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Chess Basics

Chessboard for how to win at chess in 4 easy steps

How to win at Chess

Opening pawn moves

Opening pawn moves should exert some pressure on the middle 4 squares of the table.
Chessboard for how to win at chess in 4 easy steps

Early Moves

Develop your knights and bishops early to the 2nd, 3rd or 4th rank if white (7th, 6th & 5th ranks if black) preferably exerting pressure on the middle 4 squares again. This early development will lend itself to castling which should be done fairly early. Castling will also help one of your rooks enter the fray earlier than it might otherwise. Develop the queen after the knight and bishop.

Do's & Don'ts

Do not advance your pieces too far too early as this will likely just lead to your wasting moves in retreat when they are pushed back by the opposing players pawns or other pieces and even worse potential loss of your prematurely advanced piece.

When possible position your rook on long open files or ranks.

Middle Game Strategy

During the “middle game” (about 10 moves into the game) try to get one of your pieces to occupy the middle two squares of the fifth rank if white (4th rank if black), with adequate support of course. This makes it very hard for the opposing player to move his pieces.

During the 2nd half of the middle game (about 20 moves in) start moving your pieces with a plan for attack on the opposing players king. And in the END GAME (~30 moves in) execute your plan for checkmate.

Good habits

After each move ask what does the opponent’s newly moved piece threaten to capture or do in subsequent moves. What does your newly moved piece expose or open up for you.

What is Castling?

Moving the king two squares to the left or right and placing the rook (castle) just next to the king on the other side. The involved pieces cannot have been moved nor can the moving king or any of the squares it moves through or to be in check.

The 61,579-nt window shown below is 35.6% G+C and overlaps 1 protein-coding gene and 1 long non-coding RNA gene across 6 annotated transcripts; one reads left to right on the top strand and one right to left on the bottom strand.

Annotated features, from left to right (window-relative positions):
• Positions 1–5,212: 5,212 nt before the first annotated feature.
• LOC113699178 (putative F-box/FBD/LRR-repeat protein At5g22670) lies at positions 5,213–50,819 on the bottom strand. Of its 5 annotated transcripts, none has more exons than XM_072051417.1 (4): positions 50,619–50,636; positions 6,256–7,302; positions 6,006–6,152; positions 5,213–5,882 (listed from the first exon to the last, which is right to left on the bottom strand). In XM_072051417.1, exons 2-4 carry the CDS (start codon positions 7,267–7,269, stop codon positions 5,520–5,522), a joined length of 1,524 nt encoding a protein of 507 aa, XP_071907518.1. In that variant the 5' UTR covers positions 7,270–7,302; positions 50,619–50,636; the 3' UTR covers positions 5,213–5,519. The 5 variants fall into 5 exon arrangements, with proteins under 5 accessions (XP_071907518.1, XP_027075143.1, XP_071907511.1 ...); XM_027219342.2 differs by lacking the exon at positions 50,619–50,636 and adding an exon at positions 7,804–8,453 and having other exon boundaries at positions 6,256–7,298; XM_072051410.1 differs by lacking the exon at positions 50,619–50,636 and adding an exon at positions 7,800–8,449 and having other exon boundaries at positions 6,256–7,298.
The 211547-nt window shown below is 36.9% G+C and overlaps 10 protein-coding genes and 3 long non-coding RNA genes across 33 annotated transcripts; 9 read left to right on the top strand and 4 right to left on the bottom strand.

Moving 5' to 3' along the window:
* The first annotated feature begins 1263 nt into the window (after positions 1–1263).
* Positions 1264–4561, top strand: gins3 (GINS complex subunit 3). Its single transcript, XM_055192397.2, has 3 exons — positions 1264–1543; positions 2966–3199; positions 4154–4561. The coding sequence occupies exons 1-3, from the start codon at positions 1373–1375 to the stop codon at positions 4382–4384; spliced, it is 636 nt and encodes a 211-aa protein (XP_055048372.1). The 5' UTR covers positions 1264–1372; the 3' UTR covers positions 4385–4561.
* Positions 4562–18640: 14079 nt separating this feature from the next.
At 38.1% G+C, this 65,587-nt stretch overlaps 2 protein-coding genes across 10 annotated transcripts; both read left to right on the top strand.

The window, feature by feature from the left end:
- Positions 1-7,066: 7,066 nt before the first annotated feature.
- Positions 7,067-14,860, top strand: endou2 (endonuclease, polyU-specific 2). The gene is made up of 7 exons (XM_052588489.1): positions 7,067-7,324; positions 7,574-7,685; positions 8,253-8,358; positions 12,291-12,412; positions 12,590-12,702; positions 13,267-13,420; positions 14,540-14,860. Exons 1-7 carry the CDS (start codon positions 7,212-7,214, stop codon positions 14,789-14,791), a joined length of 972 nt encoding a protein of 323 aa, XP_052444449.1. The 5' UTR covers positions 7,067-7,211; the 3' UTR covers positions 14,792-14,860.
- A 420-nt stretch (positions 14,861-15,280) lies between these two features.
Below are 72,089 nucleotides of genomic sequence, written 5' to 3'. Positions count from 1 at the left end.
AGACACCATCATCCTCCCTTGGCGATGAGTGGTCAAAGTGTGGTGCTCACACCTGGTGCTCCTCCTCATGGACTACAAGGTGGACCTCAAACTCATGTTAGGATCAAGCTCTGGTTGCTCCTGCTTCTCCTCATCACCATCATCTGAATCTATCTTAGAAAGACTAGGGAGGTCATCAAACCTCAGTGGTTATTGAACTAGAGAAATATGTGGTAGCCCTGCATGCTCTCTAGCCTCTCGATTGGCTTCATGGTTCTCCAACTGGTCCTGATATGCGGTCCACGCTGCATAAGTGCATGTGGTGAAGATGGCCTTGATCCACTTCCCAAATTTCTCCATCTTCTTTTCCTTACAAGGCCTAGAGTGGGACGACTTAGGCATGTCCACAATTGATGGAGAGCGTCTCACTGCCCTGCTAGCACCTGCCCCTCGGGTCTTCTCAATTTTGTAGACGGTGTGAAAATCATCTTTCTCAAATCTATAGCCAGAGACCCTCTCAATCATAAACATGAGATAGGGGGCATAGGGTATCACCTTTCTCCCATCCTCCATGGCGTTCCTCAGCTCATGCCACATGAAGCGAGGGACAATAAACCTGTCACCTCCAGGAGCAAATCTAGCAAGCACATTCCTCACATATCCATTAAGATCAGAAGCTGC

Great website for playing is a great site for playing and learning chess. Mouse over the Learn tab and click Training or Openings for good exercises that are moderately enjoyable 😊 You can also mouse over the Play tab and click Create a game then click the black/white king’s crown and play a game with someone else anonymously, no registration required. There’s an app for your phone or tablet too.


Click here for a downloadable chess board with pieces and pawns and rules in Microsoft Excel format

Click here for a downloadable chess board with pieces and pawns and rules in Apple Numbers format




Click here for the 2011 Indianapolis 500 Office Pool Spreadsheet Calculator
Posted Saturday May 28, 2011 11:47PM Central Time

Prize money for 2009 Indianapolis 500 (couldn't find 2010 or 2011)
1rst-$3,048,005 (U.S.)
2nd-$1.26 million
Total Purse-$14.3 million

2011 Indianapolis 500


About Office Pool Spreadsheets

I hope you enjoy my office pool bracket calculators at Feel free to leave any comments.

For some reason I love working with spreadsheets and want to share some of my favorites with you.  One of the most useful tools I have found for spreadsheets is helping to keep up with an office pool. The spreadsheets I have created aim to give some information on the teams that are participating to make it easier to make your picks without doing a lot of research. They also aim to make it easy to track the points of the participants and provide a ranking table that can be copied and pasted easily into an email for keeping participants updated on the leaders of the pool. When appropriate I have included a bracket for tournament style events which can be handed out or copied and pasted into a new document and subsequently emailed to participants for filling out their picks. I have also tried to make a second sheet that is physically smaller than the original sheet where picks are entered so that this smaller sheet can be printed and posted for viewing.  I hope you find the spreadsheets useful.

2011 NCAA March Madness Bracket Calculator Demo Version